Thunderstorm Asthma in Melbourne

In the evening of Monday 21 November, strong thunderstorms marked the beginning of a cool change in southern Victoria. Sadly, the thunderstorms caused the rare phenomenon “thunderstorm asthma” which claimed the life of six people until Monday 28 November. The theory of “thunderstorm asthma” is that pollen grains absorb moisture during a thunderstorm and then burst into smaller fragments. While larger pollen grains are usually filtered by hairs in the nose, the smaller pollen fragments pass through and enter the lungs, triggering the asthma attack.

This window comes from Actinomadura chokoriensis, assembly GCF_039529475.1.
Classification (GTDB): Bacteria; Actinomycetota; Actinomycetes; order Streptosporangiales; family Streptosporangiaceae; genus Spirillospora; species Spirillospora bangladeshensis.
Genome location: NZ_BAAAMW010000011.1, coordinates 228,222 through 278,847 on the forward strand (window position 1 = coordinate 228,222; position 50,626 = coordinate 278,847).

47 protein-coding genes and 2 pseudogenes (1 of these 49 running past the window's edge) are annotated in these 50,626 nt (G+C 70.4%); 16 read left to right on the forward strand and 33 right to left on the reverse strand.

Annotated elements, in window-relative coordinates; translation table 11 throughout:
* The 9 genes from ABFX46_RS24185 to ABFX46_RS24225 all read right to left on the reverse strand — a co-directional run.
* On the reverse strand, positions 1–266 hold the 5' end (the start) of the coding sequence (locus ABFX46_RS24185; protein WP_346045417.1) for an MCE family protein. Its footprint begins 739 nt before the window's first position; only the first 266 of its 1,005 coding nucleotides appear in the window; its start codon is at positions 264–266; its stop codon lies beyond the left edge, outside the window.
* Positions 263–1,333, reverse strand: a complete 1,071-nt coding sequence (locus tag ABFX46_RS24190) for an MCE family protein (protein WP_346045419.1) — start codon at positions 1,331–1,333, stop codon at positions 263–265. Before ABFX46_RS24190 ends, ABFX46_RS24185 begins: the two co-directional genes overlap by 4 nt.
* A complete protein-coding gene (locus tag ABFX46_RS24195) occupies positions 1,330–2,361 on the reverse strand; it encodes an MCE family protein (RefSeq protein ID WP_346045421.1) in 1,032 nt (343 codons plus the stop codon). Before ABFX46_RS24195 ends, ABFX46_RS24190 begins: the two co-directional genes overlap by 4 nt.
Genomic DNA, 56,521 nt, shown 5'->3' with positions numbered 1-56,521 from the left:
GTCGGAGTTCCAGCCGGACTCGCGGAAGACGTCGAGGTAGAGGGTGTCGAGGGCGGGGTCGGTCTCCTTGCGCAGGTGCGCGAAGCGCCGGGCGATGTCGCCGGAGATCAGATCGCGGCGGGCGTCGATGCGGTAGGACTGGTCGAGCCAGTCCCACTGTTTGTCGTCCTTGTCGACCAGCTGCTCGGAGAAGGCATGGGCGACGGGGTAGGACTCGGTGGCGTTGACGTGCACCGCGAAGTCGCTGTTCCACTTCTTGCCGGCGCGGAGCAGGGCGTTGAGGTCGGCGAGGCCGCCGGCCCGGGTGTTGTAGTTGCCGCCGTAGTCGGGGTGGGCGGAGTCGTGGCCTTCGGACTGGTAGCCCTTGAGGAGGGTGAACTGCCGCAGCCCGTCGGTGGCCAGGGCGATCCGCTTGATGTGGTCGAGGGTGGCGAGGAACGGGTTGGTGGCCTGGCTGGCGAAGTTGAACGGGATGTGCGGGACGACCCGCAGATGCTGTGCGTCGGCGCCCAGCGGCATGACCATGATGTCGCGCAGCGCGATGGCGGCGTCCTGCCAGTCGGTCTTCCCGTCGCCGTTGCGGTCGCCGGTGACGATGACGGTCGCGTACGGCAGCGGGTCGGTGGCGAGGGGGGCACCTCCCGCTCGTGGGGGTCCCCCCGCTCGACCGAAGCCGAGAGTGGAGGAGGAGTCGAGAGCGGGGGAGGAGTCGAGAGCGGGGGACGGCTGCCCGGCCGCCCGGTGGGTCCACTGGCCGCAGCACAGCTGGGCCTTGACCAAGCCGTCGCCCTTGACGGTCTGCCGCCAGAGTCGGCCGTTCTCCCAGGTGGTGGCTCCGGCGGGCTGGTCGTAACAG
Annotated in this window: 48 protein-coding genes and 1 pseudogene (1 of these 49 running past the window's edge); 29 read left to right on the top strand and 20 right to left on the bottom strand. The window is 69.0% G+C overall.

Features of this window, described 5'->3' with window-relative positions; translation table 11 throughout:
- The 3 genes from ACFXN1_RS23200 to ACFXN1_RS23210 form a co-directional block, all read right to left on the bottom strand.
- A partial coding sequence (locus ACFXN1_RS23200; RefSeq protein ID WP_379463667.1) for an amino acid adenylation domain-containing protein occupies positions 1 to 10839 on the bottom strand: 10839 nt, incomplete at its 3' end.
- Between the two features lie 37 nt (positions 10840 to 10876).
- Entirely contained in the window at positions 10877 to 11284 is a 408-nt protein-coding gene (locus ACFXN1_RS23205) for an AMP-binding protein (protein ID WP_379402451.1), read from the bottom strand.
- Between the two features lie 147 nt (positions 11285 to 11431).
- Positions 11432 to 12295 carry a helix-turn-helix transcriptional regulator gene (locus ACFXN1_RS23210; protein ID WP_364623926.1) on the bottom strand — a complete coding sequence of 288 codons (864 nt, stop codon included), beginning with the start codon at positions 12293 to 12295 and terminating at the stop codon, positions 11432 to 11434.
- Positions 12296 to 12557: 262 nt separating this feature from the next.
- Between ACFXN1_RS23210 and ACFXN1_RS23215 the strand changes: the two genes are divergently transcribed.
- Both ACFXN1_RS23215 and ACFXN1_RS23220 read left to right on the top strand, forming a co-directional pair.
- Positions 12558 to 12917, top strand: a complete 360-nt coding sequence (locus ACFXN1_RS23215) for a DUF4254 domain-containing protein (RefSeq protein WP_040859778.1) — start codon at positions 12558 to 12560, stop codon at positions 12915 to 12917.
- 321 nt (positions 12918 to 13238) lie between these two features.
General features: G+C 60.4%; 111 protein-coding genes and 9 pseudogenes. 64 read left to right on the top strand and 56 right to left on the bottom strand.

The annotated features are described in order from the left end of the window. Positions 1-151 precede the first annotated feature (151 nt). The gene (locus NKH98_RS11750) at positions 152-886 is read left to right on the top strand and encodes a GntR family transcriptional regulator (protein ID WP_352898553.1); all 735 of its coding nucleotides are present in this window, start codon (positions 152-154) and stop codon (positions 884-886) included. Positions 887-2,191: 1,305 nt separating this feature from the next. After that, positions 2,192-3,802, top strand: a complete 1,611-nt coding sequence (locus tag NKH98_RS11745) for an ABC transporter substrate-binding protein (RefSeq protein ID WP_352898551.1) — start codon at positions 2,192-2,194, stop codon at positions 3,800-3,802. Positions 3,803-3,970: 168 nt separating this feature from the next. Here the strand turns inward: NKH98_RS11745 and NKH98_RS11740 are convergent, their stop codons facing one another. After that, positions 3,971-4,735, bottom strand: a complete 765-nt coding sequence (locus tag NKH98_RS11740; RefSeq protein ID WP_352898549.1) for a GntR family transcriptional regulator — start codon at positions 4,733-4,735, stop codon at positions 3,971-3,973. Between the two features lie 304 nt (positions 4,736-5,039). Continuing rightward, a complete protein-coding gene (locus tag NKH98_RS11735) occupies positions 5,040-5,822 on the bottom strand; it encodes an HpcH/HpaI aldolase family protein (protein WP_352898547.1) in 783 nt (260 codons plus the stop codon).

Meteorologically, the cold front brought a cool change from 35.9 degrees on 21 November to 14.9 degrees on 22 November. In Laverton (VIC) the 24 hour rainfall accumulated to 11.6 mm on 22 November. The passage of the cold front itself was associated with wind gusts of up to 89 km/h. Our weather cam in St. Kilda captured the passage of the thunderstorms.

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